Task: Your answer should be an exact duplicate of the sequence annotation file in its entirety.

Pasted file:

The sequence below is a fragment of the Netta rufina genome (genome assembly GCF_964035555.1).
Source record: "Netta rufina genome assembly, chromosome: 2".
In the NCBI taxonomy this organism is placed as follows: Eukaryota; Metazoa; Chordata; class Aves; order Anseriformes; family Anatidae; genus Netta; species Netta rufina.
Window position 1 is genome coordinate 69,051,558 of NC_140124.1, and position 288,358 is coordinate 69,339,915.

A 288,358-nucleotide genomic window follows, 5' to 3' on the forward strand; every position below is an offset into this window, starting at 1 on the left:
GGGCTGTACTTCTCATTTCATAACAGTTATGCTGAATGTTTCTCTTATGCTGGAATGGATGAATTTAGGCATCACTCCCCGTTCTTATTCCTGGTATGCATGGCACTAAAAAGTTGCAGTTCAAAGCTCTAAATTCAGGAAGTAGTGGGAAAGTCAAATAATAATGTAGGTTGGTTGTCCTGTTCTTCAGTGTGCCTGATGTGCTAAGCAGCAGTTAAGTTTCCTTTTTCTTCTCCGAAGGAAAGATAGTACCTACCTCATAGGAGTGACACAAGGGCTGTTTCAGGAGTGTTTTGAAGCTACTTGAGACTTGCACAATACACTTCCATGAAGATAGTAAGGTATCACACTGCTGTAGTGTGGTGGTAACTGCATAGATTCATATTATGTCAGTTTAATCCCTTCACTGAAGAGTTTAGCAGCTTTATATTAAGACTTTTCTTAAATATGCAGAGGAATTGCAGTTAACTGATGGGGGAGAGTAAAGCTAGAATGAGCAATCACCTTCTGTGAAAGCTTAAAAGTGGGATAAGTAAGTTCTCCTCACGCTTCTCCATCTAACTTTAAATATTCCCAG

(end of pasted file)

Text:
The sequence below is a fragment of the Netta rufina genome (genome assembly GCF_964035555.1).
Source record: "Netta rufina genome assembly, chromosome: 2".
In the NCBI taxonomy this organism is placed as follows: Eukaryota; Metazoa; Chordata; class Aves; order Anseriformes; family Anatidae; genus Netta; species Netta rufina.
Window position 1 is genome coordinate 69,051,558 of NC_140124.1, and position 288,358 is coordinate 69,339,915.

A 288,358-nucleotide genomic window follows, 5' to 3' on the forward strand; every position below is an offset into this window, starting at 1 on the left:
GGGCTGTACTTCTCATTTCATAACAGTTATGCTGAATGTTTCTCTTATGCTGGAATGGATGAATTTAGGCATCACTCCCCGTTCTTATTCCTGGTATGCATGGCACTAAAAAGTTGCAGTTCAAAGCTCTAAATTCAGGAAGTAGTGGGAAAGTCAAATAATAATGTAGGTTGGTTGTCCTGTTCTTCAGTGTGCCTGATGTGCTAAGCAGCAGTTAAGTTTCCTTTTTCTTCTCCGAAGGAAAGATAGTACCTACCTCATAGGAGTGACACAAGGGCTGTTTCAGGAGTGTTTTGAAGCTACTTGAGACTTGCACAATACACTTCCATGAAGATAGTAAGGTATCACACTGCTGTAGTGTGGTGGTAACTGCATAGATTCATATTATGTCAGTTTAATCCCTTCACTGAAGAGTTTAGCAGCTTTATATTAAGACTTTTCTTAAATATGCAGAGGAATTGCAGTTAACTGATGGGGGAGAGTAAAGCTAGAATGAGCAATCACCTTCTGTGAAAGCTTAAAAGTGGGATAAGTAAGTTCTCCTCACGCTTCTCCATCTAACTTTAAATATTCCCAG